Justin Bieber throws punches, drops trou and urinates in a mop bucket? Promoters and record execs have little or nothing to say. Lindsay Lohan blows probation, zips in and out of rehab and along the way gets accused of grand theft and crashes a few cars? Directors, writers and producers largely stay mum. Amanda Bynes drops a bong on your head from 36 floors up? Keep a tight lip. Nothing is said or done.
At least in public …
Almost 90 years ago, Hollywood was reeling from one scandal after another as the biggest stars in the biz behaved in ways that would make today’s hard-partying celebutantes blush. The showbiz honchos saw a threat to their livelihoods. As the five-column headline on page one of Variety blared, “easing out” of what were called “bad actors” was seen as the cure for those who would “slur” or “leave a stigma.”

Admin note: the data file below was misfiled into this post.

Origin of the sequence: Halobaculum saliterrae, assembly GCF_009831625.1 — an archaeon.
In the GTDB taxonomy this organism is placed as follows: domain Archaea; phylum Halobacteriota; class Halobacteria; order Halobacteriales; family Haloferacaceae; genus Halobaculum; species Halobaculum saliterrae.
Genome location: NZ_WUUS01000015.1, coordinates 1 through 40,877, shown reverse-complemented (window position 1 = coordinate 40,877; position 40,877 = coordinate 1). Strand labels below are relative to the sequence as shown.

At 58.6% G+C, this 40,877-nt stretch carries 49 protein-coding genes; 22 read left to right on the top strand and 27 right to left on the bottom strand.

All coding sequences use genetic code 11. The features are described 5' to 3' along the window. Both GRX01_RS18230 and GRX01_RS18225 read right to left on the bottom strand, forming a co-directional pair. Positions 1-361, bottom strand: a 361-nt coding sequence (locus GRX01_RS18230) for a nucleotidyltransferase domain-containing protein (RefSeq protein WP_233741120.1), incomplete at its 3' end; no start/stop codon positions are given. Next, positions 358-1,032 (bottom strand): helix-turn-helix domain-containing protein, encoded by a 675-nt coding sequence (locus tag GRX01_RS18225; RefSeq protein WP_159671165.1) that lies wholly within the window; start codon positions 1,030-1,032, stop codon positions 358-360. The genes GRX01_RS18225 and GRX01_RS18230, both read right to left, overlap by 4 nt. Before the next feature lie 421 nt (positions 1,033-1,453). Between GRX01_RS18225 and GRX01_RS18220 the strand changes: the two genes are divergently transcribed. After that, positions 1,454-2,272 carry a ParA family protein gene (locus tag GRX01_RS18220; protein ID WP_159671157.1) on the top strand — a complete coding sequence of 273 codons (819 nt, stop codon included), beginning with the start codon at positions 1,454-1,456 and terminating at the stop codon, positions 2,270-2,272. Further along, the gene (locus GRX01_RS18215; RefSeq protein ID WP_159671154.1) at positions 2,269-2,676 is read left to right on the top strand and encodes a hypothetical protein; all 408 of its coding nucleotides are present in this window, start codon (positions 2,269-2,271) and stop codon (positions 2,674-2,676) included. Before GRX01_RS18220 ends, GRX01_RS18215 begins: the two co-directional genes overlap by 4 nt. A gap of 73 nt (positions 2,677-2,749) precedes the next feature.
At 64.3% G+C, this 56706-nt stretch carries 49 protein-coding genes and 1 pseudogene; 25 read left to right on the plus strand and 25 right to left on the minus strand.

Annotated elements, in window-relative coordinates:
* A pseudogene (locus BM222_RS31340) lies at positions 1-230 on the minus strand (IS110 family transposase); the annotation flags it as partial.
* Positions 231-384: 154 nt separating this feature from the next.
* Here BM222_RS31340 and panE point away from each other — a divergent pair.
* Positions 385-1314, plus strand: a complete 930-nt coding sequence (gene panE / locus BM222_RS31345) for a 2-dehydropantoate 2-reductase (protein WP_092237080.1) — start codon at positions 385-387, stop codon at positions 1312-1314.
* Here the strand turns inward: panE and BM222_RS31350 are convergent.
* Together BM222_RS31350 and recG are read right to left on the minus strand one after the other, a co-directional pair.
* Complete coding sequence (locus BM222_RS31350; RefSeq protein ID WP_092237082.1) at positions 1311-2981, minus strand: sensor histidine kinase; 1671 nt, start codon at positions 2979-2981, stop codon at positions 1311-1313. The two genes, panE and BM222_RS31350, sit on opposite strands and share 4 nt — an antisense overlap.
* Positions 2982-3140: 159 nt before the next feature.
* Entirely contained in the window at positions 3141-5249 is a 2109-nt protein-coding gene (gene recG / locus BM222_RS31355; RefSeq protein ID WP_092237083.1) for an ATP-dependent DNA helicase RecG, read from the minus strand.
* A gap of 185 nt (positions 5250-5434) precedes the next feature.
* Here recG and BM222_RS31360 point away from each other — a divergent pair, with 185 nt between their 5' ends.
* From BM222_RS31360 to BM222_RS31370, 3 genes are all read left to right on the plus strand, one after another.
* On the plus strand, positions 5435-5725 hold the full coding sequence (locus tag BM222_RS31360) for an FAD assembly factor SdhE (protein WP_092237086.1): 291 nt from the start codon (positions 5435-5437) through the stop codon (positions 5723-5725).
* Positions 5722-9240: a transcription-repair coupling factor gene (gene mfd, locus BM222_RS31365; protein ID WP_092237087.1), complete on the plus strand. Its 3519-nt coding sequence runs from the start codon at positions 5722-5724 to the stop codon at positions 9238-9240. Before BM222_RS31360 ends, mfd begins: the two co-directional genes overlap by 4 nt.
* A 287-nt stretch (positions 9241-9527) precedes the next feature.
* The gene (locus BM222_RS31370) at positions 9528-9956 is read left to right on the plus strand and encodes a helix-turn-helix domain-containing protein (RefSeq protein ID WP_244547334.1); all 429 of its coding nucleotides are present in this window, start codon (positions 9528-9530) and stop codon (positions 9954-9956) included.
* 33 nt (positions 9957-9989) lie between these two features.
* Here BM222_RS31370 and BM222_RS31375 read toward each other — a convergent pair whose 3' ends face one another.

It was the dawn of the infamous Hays Code, but if you’re thinking of a ratings board, think again. Warning that those “who may find themselves the center of a scandalous story in the press” are “writing their own ticket of farewell to the screen,” Variety reported that offenders wouldn’t be loudly or even quietly condemned or punished.
Called the “silent system,” Variety ominously noted that “no written notice is sent out to an undesirable.” However, the biz bitchslap would be heard loud and clear when “the player finds that suddenly all demand has ceased among the regular line filmmakers. Turning to the independent producers the repudiated player learns that freelancing is precarious, with a lesser salary and bare prominence.”
Hmmmm … Like going from starring in pictures for Disney and Paramount to co-starring with porn actors in Internet-distribbed films with $300k budgets?